Fifteen hours after Gov. Chris Christie used his reelection victory rally to state his case for the 2016 Republican presidential nomination, Senate President Stephen Sweeney (D-Gloucester) staged a four-county victory tour of his own that effectively opened the next campaign for governor.
The only question is, what year?
That, of course, depends on Christie, whose expected presidential bid could put Lt. Gov. Kim Guadagno in the governor’s office and set up a special election in November 2016, a year before Christie is scheduled to leave office.
“There’s no question Christie’s running for president,” Sweeney declared emphatically, but brushed off repeated questions about his own plans.
Sweeney, the second most powerful elected official in New Jersey over the past four years, emerged from Tuesday’s election as the second-biggest winner after Christie, holding all 24 Democratic Senate seats despite a Christie landslide over Sen. Barbara Buono (D-Middlesex) and setting hims up as the favorite for the next Democratic gubernatorial nomination.
“We got hit with a tidal wave, and we weathered it,” Sweeney said with satisfaction yesterday afternoon at a victory gathering in East Brunswick with Sens. Linda Greenstein and Peter Barnes (both D-Middlesex) and their running mates.
For Sweeney, it was the second stop of a 225-mile circuit that started with a Trenton press conference marking passage of the constitutional amendment he sponsored to raise the minimum wage. From East Brunswick, he went north to Fair Lawn for a victory meeting with Senate Majority Leader Loretta Weinberg and Sens. Paul Sarlo and Robert Gordon (all D-Bergen) and then all the way down the Garden State Parkway to Atlantic County for a celebration with Sens. James Whelan (D-Atlantic) and Jeff Van Drew (D-Cape May).
The series of Sweeney-sponsored events drew a string of reporters and camera crews eager to look past Tuesday’s election and Christie’s presidential chances to the next gubernatorial election, in which Sweeney would be the early frontrunner.
“Sweeney certainly has the highest profile at present,” said Daniel J. Douglas, director of Stockton College’s William J. Hughes Center for Public Policy. “No one else measures up in terms of statewide name recognition, including members of Congress, who are generally unknown outside their districts.”
That was demonstrated in the August 13 Democratic primary for U.S. Senate, in which Reps. Frank Pallone and Rush Holt (both D-N.J.), two longtime members of Congress, were trounced by Newark Mayor Cory Booker in a race that underscored their lack of name recognition. Rep. William Pascrell (D-N.J.) would be a fiery candidate, but he and the other congressmen would have to give up their House seats if a Christie resignation set up a 2016 race, while 2017 would be a free shot, as it was for Pallone and Holt this year.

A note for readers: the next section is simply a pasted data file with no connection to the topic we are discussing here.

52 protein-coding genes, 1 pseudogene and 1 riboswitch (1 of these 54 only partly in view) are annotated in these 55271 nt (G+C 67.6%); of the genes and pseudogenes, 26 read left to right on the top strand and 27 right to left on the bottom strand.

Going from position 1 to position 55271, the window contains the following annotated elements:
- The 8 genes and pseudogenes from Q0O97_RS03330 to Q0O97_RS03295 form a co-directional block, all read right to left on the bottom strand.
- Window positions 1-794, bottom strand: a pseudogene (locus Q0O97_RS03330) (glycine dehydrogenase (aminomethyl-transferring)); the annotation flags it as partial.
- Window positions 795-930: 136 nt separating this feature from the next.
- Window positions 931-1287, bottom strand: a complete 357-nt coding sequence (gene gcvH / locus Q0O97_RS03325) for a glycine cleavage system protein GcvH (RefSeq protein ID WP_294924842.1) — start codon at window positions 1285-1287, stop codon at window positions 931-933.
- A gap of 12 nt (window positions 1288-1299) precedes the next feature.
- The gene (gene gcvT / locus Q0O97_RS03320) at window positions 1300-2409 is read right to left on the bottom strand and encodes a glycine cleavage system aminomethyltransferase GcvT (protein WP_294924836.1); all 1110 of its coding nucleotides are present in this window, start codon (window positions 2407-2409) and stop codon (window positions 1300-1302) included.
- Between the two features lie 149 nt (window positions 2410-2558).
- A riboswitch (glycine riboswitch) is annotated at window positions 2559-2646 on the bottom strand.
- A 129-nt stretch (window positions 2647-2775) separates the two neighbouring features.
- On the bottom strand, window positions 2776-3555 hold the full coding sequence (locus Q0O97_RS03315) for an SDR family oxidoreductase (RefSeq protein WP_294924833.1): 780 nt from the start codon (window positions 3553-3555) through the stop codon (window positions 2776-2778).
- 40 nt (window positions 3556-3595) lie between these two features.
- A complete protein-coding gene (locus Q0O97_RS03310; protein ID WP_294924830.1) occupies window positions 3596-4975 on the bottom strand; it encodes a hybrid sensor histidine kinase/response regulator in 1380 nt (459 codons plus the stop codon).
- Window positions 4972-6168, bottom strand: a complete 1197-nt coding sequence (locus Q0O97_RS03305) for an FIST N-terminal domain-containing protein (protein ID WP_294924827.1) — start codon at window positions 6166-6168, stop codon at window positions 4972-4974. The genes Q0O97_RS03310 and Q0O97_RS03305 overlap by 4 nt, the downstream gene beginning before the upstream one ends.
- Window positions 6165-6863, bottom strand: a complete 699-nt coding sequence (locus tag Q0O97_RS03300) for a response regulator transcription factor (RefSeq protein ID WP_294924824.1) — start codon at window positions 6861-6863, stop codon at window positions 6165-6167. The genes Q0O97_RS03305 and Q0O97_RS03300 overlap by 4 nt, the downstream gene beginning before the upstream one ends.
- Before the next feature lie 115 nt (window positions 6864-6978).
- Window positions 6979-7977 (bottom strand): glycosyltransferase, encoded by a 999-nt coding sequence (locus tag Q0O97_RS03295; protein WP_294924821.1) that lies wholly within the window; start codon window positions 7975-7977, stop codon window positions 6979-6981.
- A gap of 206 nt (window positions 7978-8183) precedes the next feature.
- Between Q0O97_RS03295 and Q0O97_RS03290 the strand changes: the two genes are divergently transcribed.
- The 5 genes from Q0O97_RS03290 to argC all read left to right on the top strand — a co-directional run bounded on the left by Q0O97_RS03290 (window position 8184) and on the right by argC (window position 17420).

Jersey City Mayor Steven Fulop is the latest Democratic wunderkind, but just took office six months ago. Booker, who ran an indifferent campaign and won his Senate seat by a narrower margin than
expected in an October 16 special election, will have to run for Senate again in 2014. If Booker decided to run for governor two or three years later against Sweeney, he would not be able to count on the support he received from most Democratic counties when he launched his U.S. Senate bid last June.
“The South Jersey folks are comfortable with Sweeney, which makes it easy for him to negotiate in the Legislature because he knows he has a significant number of votes he can count on,” Douglas said, referring to the 18 seats out of 21 held by Democrats in seven districts covering Camden, Gloucester, Atlantic, Cape May, Cumberland, Salem, and southern Burlington counties.
Furthermore, Sweeney, an Ironworkers Union organizer, and his South Jersey allies have been forging strong alliances throughout the state.
It was Sweeney and Assembly Majority Leader Lou Greenwald (D-Camden) who orchestrated the effort to hold onto Democratic majorities in both houses in the face of an expected Christie landslide and well-funded challenges by strong Republican candidates like former Sen. Peter Inverso (R-Mercer), Atlantic County Sheriff Frank Balles, and Dave Stahl, the Democrat-turned-Republican mayor of East Brunswick.
And it was South Jersey powerbroker George Norcross who raised money for the Fund for Jobs, Growth and Security that pumped millions of dollars to protect Democratic incumbents in the contested districts.
“Democratic fundraising in South Jersey has been reliable and consistent for years, and you can’t say that about most areas of the state,” Douglas noted, adding that the ability of South Jersey Democratic leaders to raise a large war chest would be a significant advantage for Sweeney and could discourage potential rivals. “We all saw how important money was in this campaign. Steve Sweeney was much more effective at getting on television than Buono, and she was the one running for governor.”
“South Jersey is clearly the power center of the Democratic Party today,” said Barnes.